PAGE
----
At the start of the pandemic, we worried about the sustainability of performing arts organizations and our Moonshot case study companies in particular. Whatever long-term effects the shutdown may have on the field, the case study companies (learn more about them here) have all demonstrated remarkable organizational resilience and are still standing. So is Moonshot. But like the theater companies, the project has also required adjustment and adaptation. We extended the project timeline by a year and slimmed down from the original plan for eight case studies. We are fortunate to be working with five fine Chicago theaters. The Covid shutdown has given theater companies time to think deeply about their identity, purpose, aspirations, and how to meet the challenges of these complex, uncertain times. Within this context, Moonshot has provided a welcome and focused opportunity to reflect on how they’ve selected their repertoire and how their processes might improve going forward. The studies of Remy Bumppo Theatre Company and The New Coordinates (formerly The New Colony) are complete. Rivendell Theatre Ensemble and Lifeline Theatre will wrap up over the next months.
From the beginning, Moonshot was committed to including at least one case study company led by and centered on artists of color and dedicated to serving a BIPOC community. We are pleased that UrbanTheater Company joined Moonshot in late 2019. Founded in 2005, UTC is deeply rooted in Chicago’s Latine community and the Humboldt Park neighborhood. Its storefront rehearsal/performance/community space is a well known gathering site on El Paseo Boricua. The company's goal is to sustain, preserve, and enrich the Puerto Rican and Humboldt Park experience by archiving stories and producing work that captures the community’s essence on stage. It is inclined toward devised and commissioned work and often tours its productions to other Latine communities. Its season has consisted of a large work, a solo work, and a touring production.
These five small to small midsize companies represent many of the dimensions of Chicago’s rich and complex theater community, which, in turn, is representative in many ways of the not-for-profit theater universe across the country.
Repertoire selection is a consistent source of anxiety in theater companies, even in the best of times. Selection decisions require forecasting the potential and the risks of play ideas and scripts and weighing them against the company’s capacities and aspirations. Theater leaders’ decisions are guided by experience, of course, but there are countless known, unknown and unknowable variables that affect artistic and business outcomes. Some are within their companies’ control; many are not. The current multi-crisis – the pandemic that shut down live performance worldwide; the racial reckoning precipitated by systemic racism in American policing and institutions (including American theater); the threats of oligarchy, wealth inequality and autocracy to democracy; the digital streaming explosion that has already reshaped the motion picture industry – have made repertoire decisions even more consequential than they were when we launched Moonshot more than two years ago. Despite sustained uncertainty about what’s ahead for theaters as they seek to safely reopen, these systemic crises demand systemic responses, including how to integrate new considerations into selection practices, what, how, where and when to produce, new artistic and organizational goals, and how success will be measured – all Moonshot-related questions.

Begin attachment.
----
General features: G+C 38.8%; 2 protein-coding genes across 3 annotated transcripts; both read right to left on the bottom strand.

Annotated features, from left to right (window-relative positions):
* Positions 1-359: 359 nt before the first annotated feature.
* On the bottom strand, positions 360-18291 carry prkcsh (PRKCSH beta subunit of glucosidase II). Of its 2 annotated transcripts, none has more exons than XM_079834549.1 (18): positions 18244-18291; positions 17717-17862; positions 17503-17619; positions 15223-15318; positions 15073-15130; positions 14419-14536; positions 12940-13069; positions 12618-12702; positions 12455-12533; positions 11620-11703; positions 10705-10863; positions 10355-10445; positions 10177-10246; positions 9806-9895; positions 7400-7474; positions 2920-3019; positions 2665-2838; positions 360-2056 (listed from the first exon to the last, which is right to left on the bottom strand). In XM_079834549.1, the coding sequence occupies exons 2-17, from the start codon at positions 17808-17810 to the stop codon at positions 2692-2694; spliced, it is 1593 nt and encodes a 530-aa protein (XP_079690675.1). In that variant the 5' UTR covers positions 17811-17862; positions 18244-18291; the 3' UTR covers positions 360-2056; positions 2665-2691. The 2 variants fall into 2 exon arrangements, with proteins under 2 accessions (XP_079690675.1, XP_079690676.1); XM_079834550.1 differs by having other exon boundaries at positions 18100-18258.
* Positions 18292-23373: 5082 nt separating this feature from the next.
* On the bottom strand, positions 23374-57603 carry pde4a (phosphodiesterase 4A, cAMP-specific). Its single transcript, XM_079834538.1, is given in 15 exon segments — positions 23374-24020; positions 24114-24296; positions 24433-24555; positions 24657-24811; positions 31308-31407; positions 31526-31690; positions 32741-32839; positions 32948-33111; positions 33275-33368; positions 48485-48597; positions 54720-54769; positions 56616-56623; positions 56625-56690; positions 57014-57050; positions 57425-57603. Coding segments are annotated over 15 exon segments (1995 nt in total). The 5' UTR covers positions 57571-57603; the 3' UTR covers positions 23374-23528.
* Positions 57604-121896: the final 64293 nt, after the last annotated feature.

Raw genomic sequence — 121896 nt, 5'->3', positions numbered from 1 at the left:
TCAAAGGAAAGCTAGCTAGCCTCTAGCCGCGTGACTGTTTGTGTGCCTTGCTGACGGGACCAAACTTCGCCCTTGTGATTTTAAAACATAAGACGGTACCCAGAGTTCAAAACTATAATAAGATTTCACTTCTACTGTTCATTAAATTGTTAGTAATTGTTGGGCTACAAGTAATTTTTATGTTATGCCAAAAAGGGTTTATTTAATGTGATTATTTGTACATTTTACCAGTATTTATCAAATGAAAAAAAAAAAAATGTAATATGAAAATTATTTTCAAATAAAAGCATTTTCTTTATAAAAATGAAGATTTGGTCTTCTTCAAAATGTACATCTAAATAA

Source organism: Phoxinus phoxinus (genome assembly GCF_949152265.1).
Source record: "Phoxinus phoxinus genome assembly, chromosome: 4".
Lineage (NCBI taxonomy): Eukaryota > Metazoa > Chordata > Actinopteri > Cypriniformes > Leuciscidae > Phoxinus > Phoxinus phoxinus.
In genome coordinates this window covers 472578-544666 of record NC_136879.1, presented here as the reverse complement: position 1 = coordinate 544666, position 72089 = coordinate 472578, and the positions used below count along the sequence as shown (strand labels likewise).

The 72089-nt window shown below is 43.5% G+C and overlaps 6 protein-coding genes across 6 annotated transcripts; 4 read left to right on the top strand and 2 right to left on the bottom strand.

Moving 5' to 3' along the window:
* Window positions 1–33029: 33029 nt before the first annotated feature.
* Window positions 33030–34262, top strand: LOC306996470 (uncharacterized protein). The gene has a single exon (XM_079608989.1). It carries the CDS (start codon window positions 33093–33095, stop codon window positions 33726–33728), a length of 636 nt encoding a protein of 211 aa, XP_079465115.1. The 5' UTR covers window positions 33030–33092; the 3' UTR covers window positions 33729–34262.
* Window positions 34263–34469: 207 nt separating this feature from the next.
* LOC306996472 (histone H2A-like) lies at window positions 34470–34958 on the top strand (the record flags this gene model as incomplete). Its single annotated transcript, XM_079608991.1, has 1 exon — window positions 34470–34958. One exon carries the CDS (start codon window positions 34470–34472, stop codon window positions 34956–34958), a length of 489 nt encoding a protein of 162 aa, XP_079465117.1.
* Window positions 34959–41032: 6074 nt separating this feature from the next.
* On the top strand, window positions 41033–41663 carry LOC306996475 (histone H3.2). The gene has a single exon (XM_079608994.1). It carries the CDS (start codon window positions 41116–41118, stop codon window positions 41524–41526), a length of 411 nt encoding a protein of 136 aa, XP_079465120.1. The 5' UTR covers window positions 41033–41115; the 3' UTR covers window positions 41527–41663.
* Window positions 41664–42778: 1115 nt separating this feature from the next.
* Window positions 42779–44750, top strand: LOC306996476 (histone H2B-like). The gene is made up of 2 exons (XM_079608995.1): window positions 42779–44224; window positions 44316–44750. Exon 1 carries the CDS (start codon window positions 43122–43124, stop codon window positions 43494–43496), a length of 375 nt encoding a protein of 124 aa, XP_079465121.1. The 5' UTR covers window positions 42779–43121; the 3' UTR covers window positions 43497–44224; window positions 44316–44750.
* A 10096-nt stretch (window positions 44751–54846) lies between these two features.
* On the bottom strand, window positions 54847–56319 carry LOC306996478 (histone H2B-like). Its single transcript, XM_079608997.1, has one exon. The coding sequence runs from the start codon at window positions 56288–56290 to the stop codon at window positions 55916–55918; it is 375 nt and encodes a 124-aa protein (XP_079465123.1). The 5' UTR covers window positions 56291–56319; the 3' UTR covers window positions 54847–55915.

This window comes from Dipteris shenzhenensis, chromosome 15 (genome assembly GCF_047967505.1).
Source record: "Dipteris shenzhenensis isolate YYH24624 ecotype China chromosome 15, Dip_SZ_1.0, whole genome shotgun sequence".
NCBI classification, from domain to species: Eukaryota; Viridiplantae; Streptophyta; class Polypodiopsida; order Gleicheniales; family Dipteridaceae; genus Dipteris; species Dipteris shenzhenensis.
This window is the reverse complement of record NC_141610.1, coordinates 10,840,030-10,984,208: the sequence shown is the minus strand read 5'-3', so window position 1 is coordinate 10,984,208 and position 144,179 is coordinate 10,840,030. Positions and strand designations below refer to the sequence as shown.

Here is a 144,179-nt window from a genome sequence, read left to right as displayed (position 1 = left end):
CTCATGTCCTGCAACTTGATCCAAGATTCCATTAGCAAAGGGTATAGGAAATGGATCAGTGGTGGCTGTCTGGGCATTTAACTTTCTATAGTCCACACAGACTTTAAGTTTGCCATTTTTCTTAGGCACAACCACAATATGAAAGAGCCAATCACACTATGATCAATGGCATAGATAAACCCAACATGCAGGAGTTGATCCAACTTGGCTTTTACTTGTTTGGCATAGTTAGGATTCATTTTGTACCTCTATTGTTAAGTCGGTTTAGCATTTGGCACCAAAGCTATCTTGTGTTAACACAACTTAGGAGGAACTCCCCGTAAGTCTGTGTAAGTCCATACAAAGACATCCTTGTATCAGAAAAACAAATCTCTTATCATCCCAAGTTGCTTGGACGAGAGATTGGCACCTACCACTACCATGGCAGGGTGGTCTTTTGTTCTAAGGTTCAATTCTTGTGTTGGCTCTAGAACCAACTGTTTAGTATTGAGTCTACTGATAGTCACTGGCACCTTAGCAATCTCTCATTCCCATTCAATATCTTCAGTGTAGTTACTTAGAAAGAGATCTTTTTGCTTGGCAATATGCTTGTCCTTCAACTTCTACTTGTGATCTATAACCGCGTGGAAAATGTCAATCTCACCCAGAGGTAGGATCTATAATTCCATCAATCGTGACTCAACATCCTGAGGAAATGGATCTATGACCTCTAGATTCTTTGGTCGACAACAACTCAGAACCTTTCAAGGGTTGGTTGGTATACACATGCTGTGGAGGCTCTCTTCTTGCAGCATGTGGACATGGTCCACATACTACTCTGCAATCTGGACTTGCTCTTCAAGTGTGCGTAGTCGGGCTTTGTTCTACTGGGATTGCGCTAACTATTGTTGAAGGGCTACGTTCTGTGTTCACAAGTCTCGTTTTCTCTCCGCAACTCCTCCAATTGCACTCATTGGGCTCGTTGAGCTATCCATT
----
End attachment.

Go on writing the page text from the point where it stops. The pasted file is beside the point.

The case studies have each proceeded in a series of stages.
A “deep dive” documents and maps the company’s repertoire selection process. It includes working sessions and interviews with key company artistic decision makers and administrators and a survey of other stakeholders to capture multiple perspectives. A report on this data is provided to the company for review and future reference.
A focused study – through additional interviews, workshops and a second survey – of selected productions from recent seasons, including some that met and others that did not meet company aspirations. How and why were these plays selected? What can be learned from a close review of their selections?
Review of the body of research literature about the principles of better forecasting and complex decision making.
Analysis of the alignment of each company’s selection process with its own mission, values and vision, and with the principles of better forecasting and decision making.
Consultations to jointly develop approaches to repertoire selection that can be better aligned, efficient, and (we hope) lead to better decision making and improved outcomes.
Documentation, final report, and company assessment of the case study process and value in participating.
With two case studies complete and the others well along, we’re confident that attention to these processes will help theaters address the heightened challenges they face. Case study theaters are already reporting more intentional and consistent selection practices. They’ve also reported finding value in the principles and practices we have identified from the growing body of multidisciplinary research on forecasting and making complex decisions.
This early feedback suggests that the combination of reflection, analysis and learning from other domains, may, as we anticipated, have broad value for many theaters. More about that later this summer.